New Delhi: On March 14, 21 political parties filed a plea in the Supreme Court, asking for at least 50% of votes cast with Electronic Voting Machines (EVM) to be randomly verified against the Voter Verifiable Paper Audit Trail (VVPAT). The court issued a notice to the Election Commission, and a week later, the Indian Statistical Institute has submitted a report on the matter.
This has raised hopes that more VVPAT slips will be examined to confirm the validity of EVM vote-counts during the national election, which begins next month.
The VVPAT is a paper slip generated by the EVM when a vote is cast. These are visible to the voters who can see if their vote has been cast as per the button pressed. However, barring the ones that are counted later, the other slips are kept in a sealed cover, only to be opened for tallying with EVM votes in case of a dispute.
The report was presented by the head of the ISI Delhi centre, Abhay G. Bhatt to Chief Election Commissioner Sunil Arora and Election Commissioners Ashok Lavasa and Sushil Chandra. The ISI was engaged by the Commission to “systematically analyse and scientifically examine the issue of VVPAT slip verification with the electronic count of the Electronic Voting Machines (EVMs).”
The development comes just a week after the Supreme Court sought a response from the Commission on the extent to which VVPAT slips could be tallied with the EVM votes. A bench headed by Chief Justice of India Ranjan Gogoi on March 15 asked ECI to give its response on the issue on March 25.
Verification of just one booth would render the exercise `ornamental’
The petition by 21 political parties had challenged the ECI’s decision to verify VVPAT of only one randomly selected booth in every Lok Sabha constituency. The petitioners had stated that this would cover just 0.44% of the total votes polled and the idea behind introducing VVPAT in all assembly and Lok Sabha constituencies would be defeated.
They said covering just one booth per constituency would make the exercise “ornamental”.
The parties submitted that the apex court in 2013 held in Dr Subramanian Swamy vs ECI that VVPAT is an “indispensable requirement of free and fair elections”. They thus insisted: “A 50% randomised verification in each assembly constituency/assembly segment is a reasonable sample size to both (a) allay the fears of the general public with regard to EVM tampering and; (b) be a statistically significant sample size to ensure that EVMs are working properly.”
The Election Commission told the court that it had made VVPAT mandatory for all assembly and Lok Sabha polls in 2017 and the Gujarat and Himachal Pradesh elections were the first where VVPATs were used in all constituencies.
SC refused to intervene in 2017
Following the Gujarat elections in December 2017, the state Congress unit moved the Supreme Court seeking the counting of at least 20% of the paper trail slips manually along with votes cast in the EVMs in each constituency of the state.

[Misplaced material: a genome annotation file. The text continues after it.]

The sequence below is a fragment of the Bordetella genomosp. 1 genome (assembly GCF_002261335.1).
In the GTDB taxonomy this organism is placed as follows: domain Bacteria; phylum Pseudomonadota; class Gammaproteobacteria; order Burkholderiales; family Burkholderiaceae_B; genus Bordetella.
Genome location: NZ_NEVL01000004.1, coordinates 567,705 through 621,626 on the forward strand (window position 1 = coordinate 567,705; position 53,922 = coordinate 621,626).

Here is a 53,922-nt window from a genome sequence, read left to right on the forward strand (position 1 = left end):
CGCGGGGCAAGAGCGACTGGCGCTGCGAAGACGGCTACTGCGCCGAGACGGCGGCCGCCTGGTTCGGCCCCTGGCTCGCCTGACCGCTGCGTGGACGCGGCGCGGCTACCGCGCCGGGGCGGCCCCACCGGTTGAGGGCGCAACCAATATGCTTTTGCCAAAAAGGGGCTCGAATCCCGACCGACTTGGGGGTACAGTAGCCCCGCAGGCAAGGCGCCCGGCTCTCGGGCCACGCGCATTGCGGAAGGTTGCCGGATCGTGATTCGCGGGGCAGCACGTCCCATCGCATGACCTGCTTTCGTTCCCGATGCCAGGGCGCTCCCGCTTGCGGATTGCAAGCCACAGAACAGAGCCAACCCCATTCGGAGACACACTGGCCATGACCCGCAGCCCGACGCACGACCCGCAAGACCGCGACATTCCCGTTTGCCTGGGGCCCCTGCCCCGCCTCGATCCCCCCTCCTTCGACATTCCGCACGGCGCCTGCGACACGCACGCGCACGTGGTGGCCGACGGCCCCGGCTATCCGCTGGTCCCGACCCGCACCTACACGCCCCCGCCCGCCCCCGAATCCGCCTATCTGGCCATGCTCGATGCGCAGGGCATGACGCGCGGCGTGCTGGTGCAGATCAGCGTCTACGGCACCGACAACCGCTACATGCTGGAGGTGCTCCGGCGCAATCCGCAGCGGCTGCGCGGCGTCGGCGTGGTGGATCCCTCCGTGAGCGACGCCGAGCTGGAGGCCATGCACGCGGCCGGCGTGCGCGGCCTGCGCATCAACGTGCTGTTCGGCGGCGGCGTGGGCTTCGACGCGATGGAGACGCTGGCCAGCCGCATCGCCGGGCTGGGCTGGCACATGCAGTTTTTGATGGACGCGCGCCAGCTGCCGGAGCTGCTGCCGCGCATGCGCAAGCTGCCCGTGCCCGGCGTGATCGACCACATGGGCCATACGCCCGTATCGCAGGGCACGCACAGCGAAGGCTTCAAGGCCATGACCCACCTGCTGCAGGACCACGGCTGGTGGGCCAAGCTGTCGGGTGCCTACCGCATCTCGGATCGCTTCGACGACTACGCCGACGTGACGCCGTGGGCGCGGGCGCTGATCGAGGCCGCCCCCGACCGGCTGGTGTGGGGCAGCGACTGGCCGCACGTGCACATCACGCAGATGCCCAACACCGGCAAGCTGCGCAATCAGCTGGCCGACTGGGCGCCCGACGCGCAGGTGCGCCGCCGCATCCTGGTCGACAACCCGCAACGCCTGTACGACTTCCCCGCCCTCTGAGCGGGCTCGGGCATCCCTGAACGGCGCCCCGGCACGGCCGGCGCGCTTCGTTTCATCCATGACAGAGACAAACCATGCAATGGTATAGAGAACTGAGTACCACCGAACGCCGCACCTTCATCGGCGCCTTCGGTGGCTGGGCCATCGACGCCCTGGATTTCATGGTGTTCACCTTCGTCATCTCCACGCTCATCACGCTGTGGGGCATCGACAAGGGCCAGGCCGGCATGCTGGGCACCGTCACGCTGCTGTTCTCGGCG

But the court refused to entertain the plea saying it cannot interfere unless the Election Commission of India’s decision to restrict the EVM- VVPAT paper trail to one booth per constituency is proved “arbitrary”, “illegal” or “malafide”.
Thereafter, in July 2018 the Commission decided to verify VVPAT of a randomly selected polling station from a constituency.
SC notified EC in January this year
Then in January this year, an SC Bench headed by CJI issued a notice to the Election Commission seeking its response to a plea that demanded the counting and cross-verification of VVPAT in at least 30% of all polling stations within an assembly constituency.
The petition was filed by two former bureaucrats and sought instruction to the EC to make it mandatory for the returning officer to order hand-counting of all the VVPAT slips in a constituency if the margin of victory was found to be less than 3%. It also demanded mandatory hand-counting of slips even if, irrespective of the margin of victory, the discrepancy between the EVM and VVPAT tally was over 1%.
The petition contended that cross-verification and counting of VVPAT slips were essential in the interest of upholding democratic principles.
They said such principles demand that there should be transparency in elections so that “the general public can be satisfied that their vote is correctly recorded and counted.”
The petition also claimed that EC’s decision to restrict the verification of VVPAT slips to just one booth was “manifestly arbitrary, irrational and unreasonable” and “in violation of Article 14 of the Constitution of India.”
ISI report to be examined by the Commission
It was in the wake of the Supreme Court’s intervention that the EC engaged the ISI for “arriving at mathematically sound, statistically robust and practically cogent solutions to the issue of a number/percentage of VVPAT slip counts to done during the elections.”
The Commission said the report of the Expert Committee would now be examined by it and “necessary action initiated”.